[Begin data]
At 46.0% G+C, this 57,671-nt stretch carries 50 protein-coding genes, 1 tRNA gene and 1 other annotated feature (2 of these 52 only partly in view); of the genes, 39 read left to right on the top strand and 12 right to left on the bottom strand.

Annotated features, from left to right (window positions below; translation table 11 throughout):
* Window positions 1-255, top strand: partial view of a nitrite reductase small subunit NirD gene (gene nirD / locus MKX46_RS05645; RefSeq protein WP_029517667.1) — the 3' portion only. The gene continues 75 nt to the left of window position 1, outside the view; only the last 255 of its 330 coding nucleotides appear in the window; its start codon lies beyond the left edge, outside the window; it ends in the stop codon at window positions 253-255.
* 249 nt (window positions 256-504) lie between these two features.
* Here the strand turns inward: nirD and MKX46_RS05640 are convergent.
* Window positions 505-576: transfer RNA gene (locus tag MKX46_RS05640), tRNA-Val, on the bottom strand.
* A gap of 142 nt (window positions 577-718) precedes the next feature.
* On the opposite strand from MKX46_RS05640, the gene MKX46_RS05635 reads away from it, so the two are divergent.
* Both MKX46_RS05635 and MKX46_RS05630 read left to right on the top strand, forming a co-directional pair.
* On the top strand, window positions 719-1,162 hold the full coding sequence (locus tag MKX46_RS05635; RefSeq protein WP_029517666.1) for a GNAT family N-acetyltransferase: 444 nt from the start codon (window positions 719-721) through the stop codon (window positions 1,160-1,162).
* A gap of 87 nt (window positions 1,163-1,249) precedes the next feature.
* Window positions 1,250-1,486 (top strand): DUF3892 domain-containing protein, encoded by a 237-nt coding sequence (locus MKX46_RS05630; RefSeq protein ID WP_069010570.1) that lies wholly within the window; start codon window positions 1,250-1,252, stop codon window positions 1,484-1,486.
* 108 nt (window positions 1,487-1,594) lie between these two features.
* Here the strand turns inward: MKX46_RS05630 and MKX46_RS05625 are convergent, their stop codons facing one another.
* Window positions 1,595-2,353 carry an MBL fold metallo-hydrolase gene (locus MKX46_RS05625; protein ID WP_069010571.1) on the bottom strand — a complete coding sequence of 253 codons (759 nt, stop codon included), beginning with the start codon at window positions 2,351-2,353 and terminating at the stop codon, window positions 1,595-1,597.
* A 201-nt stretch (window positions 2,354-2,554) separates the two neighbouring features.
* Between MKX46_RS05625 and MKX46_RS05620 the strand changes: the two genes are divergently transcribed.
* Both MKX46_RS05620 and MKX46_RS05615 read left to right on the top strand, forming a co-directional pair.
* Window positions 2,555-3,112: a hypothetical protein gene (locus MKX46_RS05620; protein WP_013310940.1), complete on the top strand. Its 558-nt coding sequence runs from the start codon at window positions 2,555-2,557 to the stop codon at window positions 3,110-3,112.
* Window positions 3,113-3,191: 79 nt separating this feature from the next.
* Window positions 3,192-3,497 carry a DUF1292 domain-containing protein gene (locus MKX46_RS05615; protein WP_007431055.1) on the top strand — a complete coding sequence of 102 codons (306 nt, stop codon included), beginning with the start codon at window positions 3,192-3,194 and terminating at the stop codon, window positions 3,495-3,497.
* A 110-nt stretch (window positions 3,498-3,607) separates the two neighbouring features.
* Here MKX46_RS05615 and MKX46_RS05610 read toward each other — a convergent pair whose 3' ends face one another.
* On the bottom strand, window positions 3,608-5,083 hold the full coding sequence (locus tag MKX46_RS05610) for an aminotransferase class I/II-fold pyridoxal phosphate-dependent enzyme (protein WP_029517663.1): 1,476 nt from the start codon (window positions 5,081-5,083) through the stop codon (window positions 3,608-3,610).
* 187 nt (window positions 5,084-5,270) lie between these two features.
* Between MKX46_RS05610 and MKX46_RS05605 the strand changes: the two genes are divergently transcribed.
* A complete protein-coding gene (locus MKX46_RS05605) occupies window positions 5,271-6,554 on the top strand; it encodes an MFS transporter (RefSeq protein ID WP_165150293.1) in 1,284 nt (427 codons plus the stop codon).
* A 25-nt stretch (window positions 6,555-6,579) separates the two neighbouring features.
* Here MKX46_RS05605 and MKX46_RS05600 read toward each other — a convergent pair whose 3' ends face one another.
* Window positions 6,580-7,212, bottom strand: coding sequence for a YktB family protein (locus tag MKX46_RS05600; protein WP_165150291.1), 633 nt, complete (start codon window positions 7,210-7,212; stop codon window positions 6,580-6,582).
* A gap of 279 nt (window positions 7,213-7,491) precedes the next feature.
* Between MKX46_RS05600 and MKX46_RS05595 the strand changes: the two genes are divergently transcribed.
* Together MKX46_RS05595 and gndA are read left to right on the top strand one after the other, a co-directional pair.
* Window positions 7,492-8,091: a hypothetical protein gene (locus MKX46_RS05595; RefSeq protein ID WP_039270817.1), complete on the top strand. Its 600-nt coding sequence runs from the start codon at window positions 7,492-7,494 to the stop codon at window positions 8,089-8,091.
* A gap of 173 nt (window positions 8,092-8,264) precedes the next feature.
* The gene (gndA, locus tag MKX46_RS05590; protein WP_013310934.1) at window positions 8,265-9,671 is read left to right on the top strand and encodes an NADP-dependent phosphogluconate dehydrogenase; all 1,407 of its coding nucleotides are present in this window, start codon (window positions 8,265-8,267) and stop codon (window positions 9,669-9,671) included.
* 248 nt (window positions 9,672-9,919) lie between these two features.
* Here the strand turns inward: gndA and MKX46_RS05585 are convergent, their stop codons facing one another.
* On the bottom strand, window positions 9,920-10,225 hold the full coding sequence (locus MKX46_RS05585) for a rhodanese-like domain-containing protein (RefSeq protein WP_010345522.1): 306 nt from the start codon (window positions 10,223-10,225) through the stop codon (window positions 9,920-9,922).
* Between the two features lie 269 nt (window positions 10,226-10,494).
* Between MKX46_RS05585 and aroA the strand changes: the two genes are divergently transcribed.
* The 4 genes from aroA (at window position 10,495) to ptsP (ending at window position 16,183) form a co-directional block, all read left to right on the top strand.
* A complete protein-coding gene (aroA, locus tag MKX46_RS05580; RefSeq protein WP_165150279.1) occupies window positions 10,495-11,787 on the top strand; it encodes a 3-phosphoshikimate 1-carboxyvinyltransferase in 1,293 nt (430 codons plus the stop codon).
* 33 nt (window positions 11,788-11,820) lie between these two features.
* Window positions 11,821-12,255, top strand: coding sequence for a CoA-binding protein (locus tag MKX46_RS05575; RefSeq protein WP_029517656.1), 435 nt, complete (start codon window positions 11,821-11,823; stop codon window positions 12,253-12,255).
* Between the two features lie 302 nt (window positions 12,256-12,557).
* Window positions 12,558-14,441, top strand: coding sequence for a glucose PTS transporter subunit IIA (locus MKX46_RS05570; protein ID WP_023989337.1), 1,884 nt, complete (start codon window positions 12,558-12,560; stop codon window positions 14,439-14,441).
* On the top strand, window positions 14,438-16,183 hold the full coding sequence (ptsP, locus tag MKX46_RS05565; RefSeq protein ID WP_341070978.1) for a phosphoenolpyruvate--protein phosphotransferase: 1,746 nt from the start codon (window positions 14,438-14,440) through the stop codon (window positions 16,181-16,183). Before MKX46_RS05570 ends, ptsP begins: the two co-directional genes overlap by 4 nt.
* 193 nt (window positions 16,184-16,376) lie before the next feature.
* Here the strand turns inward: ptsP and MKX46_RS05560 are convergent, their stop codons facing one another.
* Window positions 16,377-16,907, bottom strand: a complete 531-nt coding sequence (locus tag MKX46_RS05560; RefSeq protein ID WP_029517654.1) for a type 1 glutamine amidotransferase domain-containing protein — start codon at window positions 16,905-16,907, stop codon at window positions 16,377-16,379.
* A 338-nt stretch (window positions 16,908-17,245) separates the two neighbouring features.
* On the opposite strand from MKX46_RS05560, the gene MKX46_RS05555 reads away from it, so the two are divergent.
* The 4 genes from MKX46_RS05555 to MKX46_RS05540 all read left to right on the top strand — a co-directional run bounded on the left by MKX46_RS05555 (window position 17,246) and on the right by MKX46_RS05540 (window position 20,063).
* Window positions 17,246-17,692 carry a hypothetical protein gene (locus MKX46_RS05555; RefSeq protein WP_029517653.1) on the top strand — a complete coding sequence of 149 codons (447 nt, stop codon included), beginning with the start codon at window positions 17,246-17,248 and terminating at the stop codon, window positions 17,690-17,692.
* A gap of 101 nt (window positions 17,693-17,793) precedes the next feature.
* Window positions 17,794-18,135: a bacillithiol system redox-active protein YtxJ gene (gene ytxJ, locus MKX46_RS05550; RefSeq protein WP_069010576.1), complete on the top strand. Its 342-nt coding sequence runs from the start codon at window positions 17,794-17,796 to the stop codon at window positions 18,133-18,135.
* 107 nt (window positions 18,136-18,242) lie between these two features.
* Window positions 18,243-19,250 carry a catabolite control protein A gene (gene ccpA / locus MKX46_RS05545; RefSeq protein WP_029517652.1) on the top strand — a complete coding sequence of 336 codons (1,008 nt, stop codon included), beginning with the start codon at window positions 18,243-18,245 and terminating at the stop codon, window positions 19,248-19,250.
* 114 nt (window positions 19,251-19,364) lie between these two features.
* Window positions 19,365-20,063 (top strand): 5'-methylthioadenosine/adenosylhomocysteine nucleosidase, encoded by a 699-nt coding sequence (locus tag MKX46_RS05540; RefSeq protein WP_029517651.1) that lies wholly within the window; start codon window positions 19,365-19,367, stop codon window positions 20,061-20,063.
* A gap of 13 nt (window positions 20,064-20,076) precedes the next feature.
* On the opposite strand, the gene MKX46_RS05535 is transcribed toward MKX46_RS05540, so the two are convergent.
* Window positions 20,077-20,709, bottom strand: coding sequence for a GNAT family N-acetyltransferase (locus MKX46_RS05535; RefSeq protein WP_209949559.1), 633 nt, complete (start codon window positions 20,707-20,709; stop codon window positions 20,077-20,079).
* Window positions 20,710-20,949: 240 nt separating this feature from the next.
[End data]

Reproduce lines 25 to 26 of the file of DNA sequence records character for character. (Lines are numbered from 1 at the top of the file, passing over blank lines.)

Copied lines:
* 187 nt (window positions 5,084-5,270) lie between these two features.
* Between MKX46_RS05610 and MKX46_RS05605 the strand changes: the two genes are divergently transcribed.